Jamil Akhtar - We called him Daddy
He had many names. To his face, we referred to him as Jamil Sahib. On a more formal note, he was introduced to newcomers as the night editor. For those whose pages he pored over late into the night
Journalism: One profession so easy to get into, only in Pakistan
You cannot practise medicine without passing MBBS. You cannot be called a lawyer without completing LLB. You cannot qualify to be a professor if you have not completed PhD. You cannot even claim to
Hamid Mir - Just another journalist
I like to think of myself as an easygoing, relaxed, ‘nothing bothers me’ kind of person. But every now and then along comes an incident that gets me frothing at the mouth and literally
The fake news invasion - take care!
Journalism after witnessing many changes over the last two decades has entered the age of fake news. This age is going to last for quite some time unless Internet users use judgment and think twice
Inside the newsroom on budget day
ISLAMABAD - The newsroom is in a flux. A hectic day with lots of work and activity. In the good old days everybody, including the editor, would be in the office early. Though reporters come up with
Nasir Zaidi and his group: They stood up to a dictator
ISLAMABAD - Press freedom or what it is perceived as in Pakistan, still has a long way to go and what has been achieved so far has been done at a great price and through great sacrifices.
When editors were editors
Nowadays when owners and editors of newspapers in Pakistan flaunt their photos and statements prominently on the front and back pages, it is obvious they have failed the test of an unwritten princi
Sins of the crime reporter
All you have to do is pick up the newspaper and read through the city/local pages to realize that in the past so many decades nothing has changed when it comes to reporting crime.
By-line - A contentious issue
The scene is familiar. A fired up reporter, a stubborn sub-editor or producer, the newsroom looks on with rapt attention as accusations and counter accusations fly thick and fast. There are snigger
The 'one' that's not needed
ISLAMABAD: Ever wonder why subediting becomes monotonous over a period of time? Well, that's because the subs get to edit and rewrite much the same stuff each day. Their creativity hardly comes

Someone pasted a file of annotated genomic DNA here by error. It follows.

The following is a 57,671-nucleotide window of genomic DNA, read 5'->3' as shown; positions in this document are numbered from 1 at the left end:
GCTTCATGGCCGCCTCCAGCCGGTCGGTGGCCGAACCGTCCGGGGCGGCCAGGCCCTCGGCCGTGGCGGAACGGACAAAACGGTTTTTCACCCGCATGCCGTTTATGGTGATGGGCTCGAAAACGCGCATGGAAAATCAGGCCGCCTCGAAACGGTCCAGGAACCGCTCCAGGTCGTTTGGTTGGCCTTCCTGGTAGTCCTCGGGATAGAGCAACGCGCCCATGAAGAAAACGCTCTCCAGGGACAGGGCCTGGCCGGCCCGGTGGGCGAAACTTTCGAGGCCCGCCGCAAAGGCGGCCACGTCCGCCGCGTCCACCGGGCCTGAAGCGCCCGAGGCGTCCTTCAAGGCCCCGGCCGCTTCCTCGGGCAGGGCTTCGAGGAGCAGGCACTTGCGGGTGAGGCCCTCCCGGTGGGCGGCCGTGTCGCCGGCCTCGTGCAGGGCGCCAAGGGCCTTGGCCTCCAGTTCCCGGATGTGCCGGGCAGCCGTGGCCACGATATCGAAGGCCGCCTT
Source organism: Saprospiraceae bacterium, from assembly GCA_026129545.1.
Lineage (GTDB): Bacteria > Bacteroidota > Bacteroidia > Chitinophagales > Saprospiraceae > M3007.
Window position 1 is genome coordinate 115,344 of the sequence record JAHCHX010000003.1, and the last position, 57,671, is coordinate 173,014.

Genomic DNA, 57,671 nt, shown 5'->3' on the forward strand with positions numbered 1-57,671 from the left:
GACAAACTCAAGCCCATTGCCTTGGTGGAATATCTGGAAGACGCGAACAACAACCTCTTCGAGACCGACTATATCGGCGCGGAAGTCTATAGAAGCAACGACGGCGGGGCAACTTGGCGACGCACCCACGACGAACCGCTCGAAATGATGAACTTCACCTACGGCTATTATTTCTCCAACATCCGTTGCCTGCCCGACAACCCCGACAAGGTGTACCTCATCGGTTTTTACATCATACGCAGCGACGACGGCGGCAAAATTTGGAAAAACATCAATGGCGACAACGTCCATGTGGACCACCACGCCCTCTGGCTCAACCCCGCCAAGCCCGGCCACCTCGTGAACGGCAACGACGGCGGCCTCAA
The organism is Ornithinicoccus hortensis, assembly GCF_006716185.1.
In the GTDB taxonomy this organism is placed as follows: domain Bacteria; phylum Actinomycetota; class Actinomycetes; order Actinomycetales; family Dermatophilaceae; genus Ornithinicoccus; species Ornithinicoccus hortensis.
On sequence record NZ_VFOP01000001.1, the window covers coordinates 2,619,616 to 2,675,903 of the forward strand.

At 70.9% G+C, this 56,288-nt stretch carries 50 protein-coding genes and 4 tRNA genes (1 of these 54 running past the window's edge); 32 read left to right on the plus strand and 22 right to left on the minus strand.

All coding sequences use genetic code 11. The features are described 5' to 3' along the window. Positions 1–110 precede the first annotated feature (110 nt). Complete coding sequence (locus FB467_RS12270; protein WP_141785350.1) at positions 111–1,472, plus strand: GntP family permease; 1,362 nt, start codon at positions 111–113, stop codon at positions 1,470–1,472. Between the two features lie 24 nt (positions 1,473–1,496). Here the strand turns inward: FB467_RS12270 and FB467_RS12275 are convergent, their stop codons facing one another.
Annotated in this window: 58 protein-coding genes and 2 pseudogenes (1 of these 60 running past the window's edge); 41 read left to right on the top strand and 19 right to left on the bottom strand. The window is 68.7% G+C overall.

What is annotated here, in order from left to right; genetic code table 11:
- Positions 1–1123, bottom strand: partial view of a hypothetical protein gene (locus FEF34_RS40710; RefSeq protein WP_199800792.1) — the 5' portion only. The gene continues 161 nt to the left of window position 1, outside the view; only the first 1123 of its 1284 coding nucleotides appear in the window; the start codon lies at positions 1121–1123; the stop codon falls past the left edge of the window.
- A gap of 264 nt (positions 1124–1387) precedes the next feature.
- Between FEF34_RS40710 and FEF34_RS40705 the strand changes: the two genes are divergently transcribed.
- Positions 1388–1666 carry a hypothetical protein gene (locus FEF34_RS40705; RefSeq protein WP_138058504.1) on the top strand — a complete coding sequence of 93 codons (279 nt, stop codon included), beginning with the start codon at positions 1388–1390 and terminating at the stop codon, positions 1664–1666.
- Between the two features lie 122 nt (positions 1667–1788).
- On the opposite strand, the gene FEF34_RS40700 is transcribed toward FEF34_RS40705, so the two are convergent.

How a paper was shut down 50 years ago
With hundreds of newspapers, TV channels and FM radio stations, Pakistani media today report everything under the sun – well almost everything. And there is no fear of being permanently close
Time to get a khoka
Ran into one of the younger guys I once mentored at a news channel. He was a participant in one of those workshops that have become all the rage these days. I was there as a skeptical observer look
Newsrooms, hardly the place for women
Journalism is serious business. It's a profession not an excuse for one. It is motivational and educational. There is honor involved. There are ethics. There is ambition involved. It's not fun
Why I rejoined the newsroom?
Working the night shift in different prestigious English newspapers — beginning 6:30pm to 2:00am — for over 20 years had been a thorn in my side. Slowly but steadily, it was eating into
Workshop trekkies and online mullahs
Absolutely positively confident that you must have been bamboozled by the headline. I apologize. Let me say from the very get go that neither have anything in common other than plenty of time on th
The league of extraordinary multi-taskers
My colleague Imran Naeem has been bugging me again. "Give me a story," he demands. I send him a list and point out, quite unequivocally too I must add, that I'm not in the mood to wri
The day Dawn became Herald
It was on 1 April 1950. No, it was not an April fool’s day joke but a pressing matter of where Dawn newspaper belonged – Dawn Trust or Pakistan Herald Ltd.
Newspapers vs anchors
Came across this interesting piece about how technology has changed our everyday life in so many ways in what we do or no longer do, or do differently.
It got me pondering about how we n
Pranks and newsroom tales
It’s inevitable; when two journalists meet after a long time and are done bitching about incompetent chief subs, bossy chief reporters, stupid news editors, the editor’s blue-eyed boy,
The newsroom bullshitter
There’s at least one in every newsroom and he doesn’t feel shy to air his opinion at the drop of a hat. Of course, he knows more than you; has more contacts than you do, has done more s
The yearly visit and false promises
ISLAMABAD: It’s an annual scene, visit, and ritual at newspapers. The desk people are busy in their routine work in the newsroom, with reporters looking for news and of cours
Lost in transition
Although the chatter and clamor of editors and reporters in a newsroom remain the same, it’s truly amazing how technology and culture have changed so many other aspects that were once integra